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This week's Bible Study - September 18, 2016


One Great Problem

Background Scripture: Romans 3:9-12,19-20,23  

Quotes of the Week:
If you only have a hammer, you tend to see every problem as a nail.
Abraham Maslow

Have you ever experienced a problem? Of course you have. We all have all sorts of problems every day. Some people seem to be problem solvers and actually enjoy facing a problem. Others seem to fall apart when they come up against problems. This can be especially true for any of us if we encountered one problem after another. However you deal with problems, they will keep coming at you. The problems we face vary in difficulty and outcome.

Having ALS has brought many problems to my life that were never problems before. This may sound weird, but since I no longer have the ability to walk without assistance, it amazes me how people can walk and run and balance and so forth. Yes, walking normally is a problem that I will never be able to solve, short of a miracle occurring. Child proof caps on medicine containers are a problem that I am getting less able to deal with, and even Zip Lock bags are getting harder to open. And, there are a slew of other problems that I have that the vast majority of humans will never deal with. For those of you who have ALS, you can relate. For those who don't have ALS, be thankful for all that you can do and never take it for granted!

There are work related problems that are different based on different types of jobs. There are problems that may be similar in our houses (plumbing, electricity, heating and cooling), but the solutions are different in almost every house. I could keep going, as could you, in describing different kinds of problems that exist. However, there is one problem that is universal to all people. It doesn't matter where you are from or the line of work you are in. It doesn't matter if you are rich or poor. We all have this same problem and there is only one solution.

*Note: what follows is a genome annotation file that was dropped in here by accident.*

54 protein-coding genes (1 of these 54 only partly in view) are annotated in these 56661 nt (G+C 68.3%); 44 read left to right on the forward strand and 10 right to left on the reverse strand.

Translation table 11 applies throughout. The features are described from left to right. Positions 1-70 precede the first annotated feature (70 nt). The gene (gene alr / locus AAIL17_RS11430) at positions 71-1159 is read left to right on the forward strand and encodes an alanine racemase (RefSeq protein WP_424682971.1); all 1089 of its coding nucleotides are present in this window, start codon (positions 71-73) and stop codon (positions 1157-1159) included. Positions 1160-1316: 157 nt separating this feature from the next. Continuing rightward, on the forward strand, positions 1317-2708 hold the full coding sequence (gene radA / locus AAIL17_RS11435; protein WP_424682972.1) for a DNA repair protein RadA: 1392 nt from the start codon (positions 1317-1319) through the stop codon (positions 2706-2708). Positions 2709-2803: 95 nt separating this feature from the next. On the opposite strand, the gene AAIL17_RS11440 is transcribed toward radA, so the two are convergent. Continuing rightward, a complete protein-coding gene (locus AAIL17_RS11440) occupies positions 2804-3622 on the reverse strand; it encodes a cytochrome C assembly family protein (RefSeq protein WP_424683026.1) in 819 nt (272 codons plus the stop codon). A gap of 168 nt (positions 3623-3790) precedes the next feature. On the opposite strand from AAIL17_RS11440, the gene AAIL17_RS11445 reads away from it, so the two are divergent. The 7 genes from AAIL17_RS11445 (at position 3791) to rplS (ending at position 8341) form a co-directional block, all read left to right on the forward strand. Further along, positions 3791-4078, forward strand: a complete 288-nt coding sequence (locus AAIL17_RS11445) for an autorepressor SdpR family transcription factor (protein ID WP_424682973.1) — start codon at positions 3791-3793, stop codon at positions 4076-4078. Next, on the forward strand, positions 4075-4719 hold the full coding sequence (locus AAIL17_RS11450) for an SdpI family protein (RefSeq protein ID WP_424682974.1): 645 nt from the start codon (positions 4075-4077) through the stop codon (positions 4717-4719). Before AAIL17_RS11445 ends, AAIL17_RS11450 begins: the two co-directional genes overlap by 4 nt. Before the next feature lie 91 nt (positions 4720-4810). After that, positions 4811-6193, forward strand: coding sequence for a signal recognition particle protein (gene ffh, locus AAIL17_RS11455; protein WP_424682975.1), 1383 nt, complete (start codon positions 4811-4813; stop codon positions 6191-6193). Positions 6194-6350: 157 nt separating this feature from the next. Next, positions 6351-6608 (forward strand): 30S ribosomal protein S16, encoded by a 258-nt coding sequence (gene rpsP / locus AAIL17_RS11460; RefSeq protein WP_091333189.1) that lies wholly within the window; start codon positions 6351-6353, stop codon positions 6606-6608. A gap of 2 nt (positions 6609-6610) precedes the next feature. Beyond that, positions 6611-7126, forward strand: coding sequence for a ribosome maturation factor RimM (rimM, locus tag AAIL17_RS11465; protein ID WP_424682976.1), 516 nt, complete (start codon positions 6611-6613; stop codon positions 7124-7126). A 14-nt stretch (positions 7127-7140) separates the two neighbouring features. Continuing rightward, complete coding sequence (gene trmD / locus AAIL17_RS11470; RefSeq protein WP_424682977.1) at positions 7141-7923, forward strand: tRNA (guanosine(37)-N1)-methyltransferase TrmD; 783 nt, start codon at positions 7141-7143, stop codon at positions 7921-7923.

In our present day, as I write this lesson, America is in full swing of a Presidential campaign. There have been conventions and all types of speeches that have sought to appeal to different groups of people. If you are on facebook, you likely have been inundated with all sorts of stories, some real and many more that are contrived. There is little focus on issues as problems, as both sides seem to focus on their opponent as the primary problem. Unlike political candidates, Paul, the author of our text in this lesson, appeals to all mankind and he addresses the problem that is common to all. So, what is that problem? Hang on, we will get there.

( Romans 3:9-12 )

Paul had a Jewish background and was a very zealous Jew until he was in his mid to late thirties. He knew about Jewish rituals and obligations before he was converted to being a believer in Christ on the Road to Damascus. Incidentally, there was a period of twelve years or so before he ever started going on his missionary journeys. I believe during that time, he spent a lot of time examining Scripture from a different perspective. It was as if his eyes were open and he saw that though the Jews were God's people, they had the same problem as anybody else. Before his conversion, Paul would have surely said that the problem existed for only non Jews.

I believe that we would each do well to grasp that same concept that Paul grasped. Although we may have been raised to be believers in Christ, we have the same problem as anybody else. Too often, people within the church look at those reprobates outside of the church that are involved in all sorts of debauchery and deplorable sin. You may want to buckle your spiritual seat belt, because you and I are the same as the worst of them. We all have the same problem.

What is the problem? Each of us, all of us, are under the power of sin. Even when we are believers, we can never shake the power of sin. As much as we learn to despise it, it always have some sort of innate attraction. Certainly, we can harness it somewhat, but who among us has totally made themselves perfect? None. As Paul wrote in verse 10, referring back to passages from the book of Psalms, "There is no one righteous, not even one; there is no one who understands; there is no one who seeks God. All have turned away, they have together become worthless; there is no one who does good, not even one."

Some may object to Paul's statement. Some who object may be unbelievers, thinking that their lives are anything but worthless. In truth, they may seem like good, upstanding, moral people in comparison to others. I have been amazed that often Atheist groups are prevalent among those helping when tragic storms hit a community. That is certainly a good thing, right? Some who object are believers, who try and do everything right and avoid any hint of anything wrong. You know, (believer or not), we all tend to get in this situation where we compare our goodness to other's badness. On a human scale, we may appear to have it together. But Paul is saying that we are not judged on a human scale, but before God. He is perfect and He demands absolute perfection to be in His presence. One incident of one sin in a lifetime disqualifies us from perfection. While you may be 'gooder' than others or even 'gooder' than most, don't misunderstand God's standard.